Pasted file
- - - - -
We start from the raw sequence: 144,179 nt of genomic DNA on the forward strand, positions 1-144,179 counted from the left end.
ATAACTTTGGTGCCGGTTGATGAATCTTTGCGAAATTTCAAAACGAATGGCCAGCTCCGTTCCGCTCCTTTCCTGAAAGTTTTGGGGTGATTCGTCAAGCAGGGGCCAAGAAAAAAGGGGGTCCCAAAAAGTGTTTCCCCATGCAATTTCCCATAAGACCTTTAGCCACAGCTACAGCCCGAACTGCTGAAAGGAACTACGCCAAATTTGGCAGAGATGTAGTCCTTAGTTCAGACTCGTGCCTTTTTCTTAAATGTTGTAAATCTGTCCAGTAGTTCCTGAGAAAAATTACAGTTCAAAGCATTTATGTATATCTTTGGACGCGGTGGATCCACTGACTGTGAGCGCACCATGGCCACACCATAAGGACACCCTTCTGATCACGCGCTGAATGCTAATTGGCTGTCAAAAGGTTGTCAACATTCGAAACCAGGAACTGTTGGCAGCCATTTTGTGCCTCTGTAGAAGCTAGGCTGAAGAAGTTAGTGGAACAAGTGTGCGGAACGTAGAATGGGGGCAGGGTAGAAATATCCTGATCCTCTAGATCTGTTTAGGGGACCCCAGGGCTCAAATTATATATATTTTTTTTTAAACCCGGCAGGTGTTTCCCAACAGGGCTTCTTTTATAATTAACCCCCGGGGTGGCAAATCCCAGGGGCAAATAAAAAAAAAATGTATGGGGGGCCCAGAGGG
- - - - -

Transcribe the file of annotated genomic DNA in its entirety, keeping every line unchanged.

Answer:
We start from the raw sequence: 144,179 nt of genomic DNA on the forward strand, positions 1-144,179 counted from the left end.
ATAACTTTGGTGCCGGTTGATGAATCTTTGCGAAATTTCAAAACGAATGGCCAGCTCCGTTCCGCTCCTTTCCTGAAAGTTTTGGGGTGATTCGTCAAGCAGGGGCCAAGAAAAAAGGGGGTCCCAAAAAGTGTTTCCCCATGCAATTTCCCATAAGACCTTTAGCCACAGCTACAGCCCGAACTGCTGAAAGGAACTACGCCAAATTTGGCAGAGATGTAGTCCTTAGTTCAGACTCGTGCCTTTTTCTTAAATGTTGTAAATCTGTCCAGTAGTTCCTGAGAAAAATTACAGTTCAAAGCATTTATGTATATCTTTGGACGCGGTGGATCCACTGACTGTGAGCGCACCATGGCCACACCATAAGGACACCCTTCTGATCACGCGCTGAATGCTAATTGGCTGTCAAAAGGTTGTCAACATTCGAAACCAGGAACTGTTGGCAGCCATTTTGTGCCTCTGTAGAAGCTAGGCTGAAGAAGTTAGTGGAACAAGTGTGCGGAACGTAGAATGGGGGCAGGGTAGAAATATCCTGATCCTCTAGATCTGTTTAGGGGACCCCAGGGCTCAAATTATATATATTTTTTTTTAAACCCGGCAGGTGTTTCCCAACAGGGCTTCTTTTATAATTAACCCCCGGGGTGGCAAATCCCAGGGGCAAATAAAAAAAAAATGTATGGGGGGCCCAGAGGG